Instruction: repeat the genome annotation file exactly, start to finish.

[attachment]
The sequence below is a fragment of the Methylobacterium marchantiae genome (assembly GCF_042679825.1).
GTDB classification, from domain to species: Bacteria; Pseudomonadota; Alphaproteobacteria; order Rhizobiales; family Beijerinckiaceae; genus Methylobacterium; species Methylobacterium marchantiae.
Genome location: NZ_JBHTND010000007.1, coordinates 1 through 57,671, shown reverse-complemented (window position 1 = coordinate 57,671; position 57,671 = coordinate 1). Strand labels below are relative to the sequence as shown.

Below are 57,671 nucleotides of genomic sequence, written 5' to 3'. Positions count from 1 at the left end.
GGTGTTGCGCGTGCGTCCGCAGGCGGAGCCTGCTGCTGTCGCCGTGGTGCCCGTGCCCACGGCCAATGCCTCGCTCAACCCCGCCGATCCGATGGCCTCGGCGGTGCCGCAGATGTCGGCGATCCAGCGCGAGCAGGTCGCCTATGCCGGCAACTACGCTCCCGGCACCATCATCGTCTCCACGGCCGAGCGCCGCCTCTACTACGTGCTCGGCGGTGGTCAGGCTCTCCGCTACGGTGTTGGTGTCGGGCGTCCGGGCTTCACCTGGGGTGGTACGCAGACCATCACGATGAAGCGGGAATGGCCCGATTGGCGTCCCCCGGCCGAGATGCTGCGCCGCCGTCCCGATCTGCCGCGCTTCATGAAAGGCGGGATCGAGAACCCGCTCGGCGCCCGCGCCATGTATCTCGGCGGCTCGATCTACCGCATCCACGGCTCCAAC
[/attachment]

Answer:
The sequence below is a fragment of the Methylobacterium marchantiae genome (assembly GCF_042679825.1).
GTDB classification, from domain to species: Bacteria; Pseudomonadota; Alphaproteobacteria; order Rhizobiales; family Beijerinckiaceae; genus Methylobacterium; species Methylobacterium marchantiae.
Genome location: NZ_JBHTND010000007.1, coordinates 1 through 57,671, shown reverse-complemented (window position 1 = coordinate 57,671; position 57,671 = coordinate 1). Strand labels below are relative to the sequence as shown.

Below are 57,671 nucleotides of genomic sequence, written 5' to 3'. Positions count from 1 at the left end.
GGTGTTGCGCGTGCGTCCGCAGGCGGAGCCTGCTGCTGTCGCCGTGGTGCCCGTGCCCACGGCCAATGCCTCGCTCAACCCCGCCGATCCGATGGCCTCGGCGGTGCCGCAGATGTCGGCGATCCAGCGCGAGCAGGTCGCCTATGCCGGCAACTACGCTCCCGGCACCATCATCGTCTCCACGGCCGAGCGCCGCCTCTACTACGTGCTCGGCGGTGGTCAGGCTCTCCGCTACGGTGTTGGTGTCGGGCGTCCGGGCTTCACCTGGGGTGGTACGCAGACCATCACGATGAAGCGGGAATGGCCCGATTGGCGTCCCCCGGCCGAGATGCTGCGCCGCCGTCCCGATCTGCCGCGCTTCATGAAAGGCGGGATCGAGAACCCGCTCGGCGCCCGCGCCATGTATCTCGGCGGCTCGATCTACCGCATCCACGGCTCCAAC